Unsteady hands are the bane of every smartphone videographer’s existence. Optical image stabilization helps a bit, but unless your phone is secured to a gimbal or mount, capturing steady footage from your smartphone’s sensor is a Sisyphean task. To help address this problem, Imint AB, a Swedish video technology company that writes and sells image-stabilization and analysis software for military drones, has developed algorithms that can smooth out shaky footage from virtually any phone.
At Mobile World Congress in Barcelona next week, Imint will demo the latest release of Premium Video Stabilization, which stabilizes phone footage in real time and is part of the Vidhance software suite. One of the firm’s side-by-side tests found that it scored 2.7 times better than the iPhone 7’s built-in stabilization features and 43 percent better than the Google Pixel’s electronic image stabilization (EIS). In “more challenging scenerios,” it outperformed the iPhone 7 Plus by a factor of four.
Even better, Vidhance’s real-time enhancements don’t impact the quality of the footage. In an interview with TechCrunch, Imit CEO Andreas Livendahl said that the stabilization algorithms can process images in a “single frame,” and that the bulk of processing happens silently in the background.
That’s a boon for stabilization. Most competing solutions, like Instagram’s Hyperlapse, don’t work in real time, or require that you crop out parts of the video. But with Vidhance, you get a sense of how the final result will look without having to wait for post-processing.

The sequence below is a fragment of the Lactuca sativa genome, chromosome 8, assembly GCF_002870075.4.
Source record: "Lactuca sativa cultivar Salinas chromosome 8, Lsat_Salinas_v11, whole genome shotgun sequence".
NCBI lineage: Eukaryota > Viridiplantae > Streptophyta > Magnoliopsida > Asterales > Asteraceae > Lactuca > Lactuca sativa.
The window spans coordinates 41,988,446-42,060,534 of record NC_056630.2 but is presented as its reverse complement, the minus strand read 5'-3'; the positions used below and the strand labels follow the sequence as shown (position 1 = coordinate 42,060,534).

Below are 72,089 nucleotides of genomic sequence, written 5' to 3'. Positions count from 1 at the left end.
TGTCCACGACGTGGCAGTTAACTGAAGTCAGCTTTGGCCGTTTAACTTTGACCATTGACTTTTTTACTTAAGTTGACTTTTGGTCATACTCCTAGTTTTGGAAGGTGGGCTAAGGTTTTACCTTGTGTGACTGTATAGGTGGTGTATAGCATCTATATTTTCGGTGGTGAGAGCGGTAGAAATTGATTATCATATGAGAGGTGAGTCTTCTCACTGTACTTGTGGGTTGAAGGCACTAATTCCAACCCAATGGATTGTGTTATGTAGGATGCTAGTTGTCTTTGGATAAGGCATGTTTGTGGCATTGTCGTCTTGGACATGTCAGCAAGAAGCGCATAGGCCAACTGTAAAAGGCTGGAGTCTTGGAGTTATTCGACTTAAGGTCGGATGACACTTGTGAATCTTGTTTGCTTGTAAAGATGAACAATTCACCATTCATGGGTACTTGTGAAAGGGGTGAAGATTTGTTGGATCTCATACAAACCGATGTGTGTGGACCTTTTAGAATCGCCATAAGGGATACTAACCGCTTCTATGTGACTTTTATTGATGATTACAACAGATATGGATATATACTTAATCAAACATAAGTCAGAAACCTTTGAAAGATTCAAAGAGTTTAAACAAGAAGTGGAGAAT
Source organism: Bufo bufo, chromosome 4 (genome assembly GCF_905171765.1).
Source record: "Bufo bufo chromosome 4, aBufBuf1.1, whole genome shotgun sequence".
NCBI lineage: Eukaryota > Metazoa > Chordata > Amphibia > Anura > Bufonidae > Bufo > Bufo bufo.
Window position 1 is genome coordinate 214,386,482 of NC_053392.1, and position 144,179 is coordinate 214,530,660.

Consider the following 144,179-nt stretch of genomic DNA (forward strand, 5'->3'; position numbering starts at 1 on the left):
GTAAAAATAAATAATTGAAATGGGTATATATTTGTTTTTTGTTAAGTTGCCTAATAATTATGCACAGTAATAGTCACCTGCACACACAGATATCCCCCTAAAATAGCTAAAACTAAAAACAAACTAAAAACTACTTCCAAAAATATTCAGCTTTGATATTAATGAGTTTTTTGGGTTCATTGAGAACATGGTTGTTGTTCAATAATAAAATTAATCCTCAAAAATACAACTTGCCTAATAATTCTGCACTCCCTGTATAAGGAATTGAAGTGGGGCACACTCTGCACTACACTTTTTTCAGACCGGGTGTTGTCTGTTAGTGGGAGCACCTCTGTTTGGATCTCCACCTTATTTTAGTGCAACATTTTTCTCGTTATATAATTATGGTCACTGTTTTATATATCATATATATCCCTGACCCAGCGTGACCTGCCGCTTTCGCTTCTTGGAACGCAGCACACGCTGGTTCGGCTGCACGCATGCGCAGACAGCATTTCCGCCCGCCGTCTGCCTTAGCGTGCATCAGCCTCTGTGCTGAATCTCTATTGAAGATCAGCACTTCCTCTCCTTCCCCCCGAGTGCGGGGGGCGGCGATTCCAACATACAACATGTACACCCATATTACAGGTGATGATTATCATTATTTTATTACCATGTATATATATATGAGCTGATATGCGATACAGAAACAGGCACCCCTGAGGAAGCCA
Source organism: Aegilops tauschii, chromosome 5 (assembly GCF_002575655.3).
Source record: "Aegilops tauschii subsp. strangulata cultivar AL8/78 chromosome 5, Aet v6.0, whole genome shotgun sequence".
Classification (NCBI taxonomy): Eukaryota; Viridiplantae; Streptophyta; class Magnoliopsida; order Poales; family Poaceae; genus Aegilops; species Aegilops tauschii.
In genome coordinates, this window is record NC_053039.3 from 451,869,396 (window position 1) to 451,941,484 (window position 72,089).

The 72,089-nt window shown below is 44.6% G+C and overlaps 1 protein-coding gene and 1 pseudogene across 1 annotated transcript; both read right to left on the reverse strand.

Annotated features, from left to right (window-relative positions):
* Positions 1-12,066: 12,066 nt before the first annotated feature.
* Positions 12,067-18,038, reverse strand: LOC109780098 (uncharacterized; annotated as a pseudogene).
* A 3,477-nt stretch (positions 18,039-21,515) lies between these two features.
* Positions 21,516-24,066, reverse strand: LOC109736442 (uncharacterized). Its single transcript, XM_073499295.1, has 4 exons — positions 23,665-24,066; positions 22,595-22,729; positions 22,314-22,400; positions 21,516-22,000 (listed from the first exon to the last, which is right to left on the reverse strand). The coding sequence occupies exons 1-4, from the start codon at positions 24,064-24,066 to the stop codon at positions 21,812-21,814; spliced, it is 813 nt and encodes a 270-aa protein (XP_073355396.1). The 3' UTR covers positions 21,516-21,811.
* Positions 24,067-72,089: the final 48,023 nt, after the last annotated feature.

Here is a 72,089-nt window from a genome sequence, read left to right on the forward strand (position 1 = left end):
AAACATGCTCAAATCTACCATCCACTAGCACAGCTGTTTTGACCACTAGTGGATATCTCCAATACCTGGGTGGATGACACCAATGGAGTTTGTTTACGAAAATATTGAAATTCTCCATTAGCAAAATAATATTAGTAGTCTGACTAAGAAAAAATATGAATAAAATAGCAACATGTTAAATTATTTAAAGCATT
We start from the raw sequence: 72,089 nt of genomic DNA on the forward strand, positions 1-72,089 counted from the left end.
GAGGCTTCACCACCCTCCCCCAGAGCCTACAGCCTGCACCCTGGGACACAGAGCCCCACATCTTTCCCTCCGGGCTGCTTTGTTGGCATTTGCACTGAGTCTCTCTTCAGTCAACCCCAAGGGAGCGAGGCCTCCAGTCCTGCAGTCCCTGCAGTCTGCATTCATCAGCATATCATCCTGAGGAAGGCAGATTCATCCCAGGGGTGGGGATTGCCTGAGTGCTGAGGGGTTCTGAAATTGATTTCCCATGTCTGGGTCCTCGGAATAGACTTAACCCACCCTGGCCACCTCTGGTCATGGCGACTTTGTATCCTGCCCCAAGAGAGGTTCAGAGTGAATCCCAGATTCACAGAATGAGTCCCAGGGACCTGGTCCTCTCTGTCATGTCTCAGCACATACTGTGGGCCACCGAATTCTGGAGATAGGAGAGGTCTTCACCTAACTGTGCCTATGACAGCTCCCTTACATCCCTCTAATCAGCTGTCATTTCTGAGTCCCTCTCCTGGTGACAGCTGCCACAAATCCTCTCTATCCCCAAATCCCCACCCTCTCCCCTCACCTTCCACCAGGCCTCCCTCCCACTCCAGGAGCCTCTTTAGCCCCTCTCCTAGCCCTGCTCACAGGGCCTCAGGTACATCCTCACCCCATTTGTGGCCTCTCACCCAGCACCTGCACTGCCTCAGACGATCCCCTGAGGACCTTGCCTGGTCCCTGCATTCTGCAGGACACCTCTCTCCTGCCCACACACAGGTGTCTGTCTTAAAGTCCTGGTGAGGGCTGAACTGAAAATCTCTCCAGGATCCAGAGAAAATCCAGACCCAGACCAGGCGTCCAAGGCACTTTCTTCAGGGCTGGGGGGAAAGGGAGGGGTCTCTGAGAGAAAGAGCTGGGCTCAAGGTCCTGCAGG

Imit’s software suite offers more than just enhanced stabilization. A new auto-zoom algorithm, the fruit of the company’s work on drone defense systems and surveillance software, can automatically track and zoom in on “the most interesting parts” of the video. Another automatically curates highlights from longer videos and stitches them together, like the Assistant feature in Google Photos.
Imit’s stabilization software is already found in Huawei devices like the Huawei Mate 9, and the firm is teaming up with French smartphone maker Wiko and Spain-based BQ on future smartphones. And earlier this year, Init announced a venture with Samsung that’ll see Vidhance implemented in future “non-smartphone” devices.
“Getting our software into real phone products is an important milestone; it confirms that we have directed our skills and resources in the right direction,” Vidhance director Johan Svensson said. “We are devoted to making consumers’ precious moments truly cinematic, but we will not lose our engineering focus in achieving this vision. We will continue to add features to our video stabilization package to secure our long-term leadership.”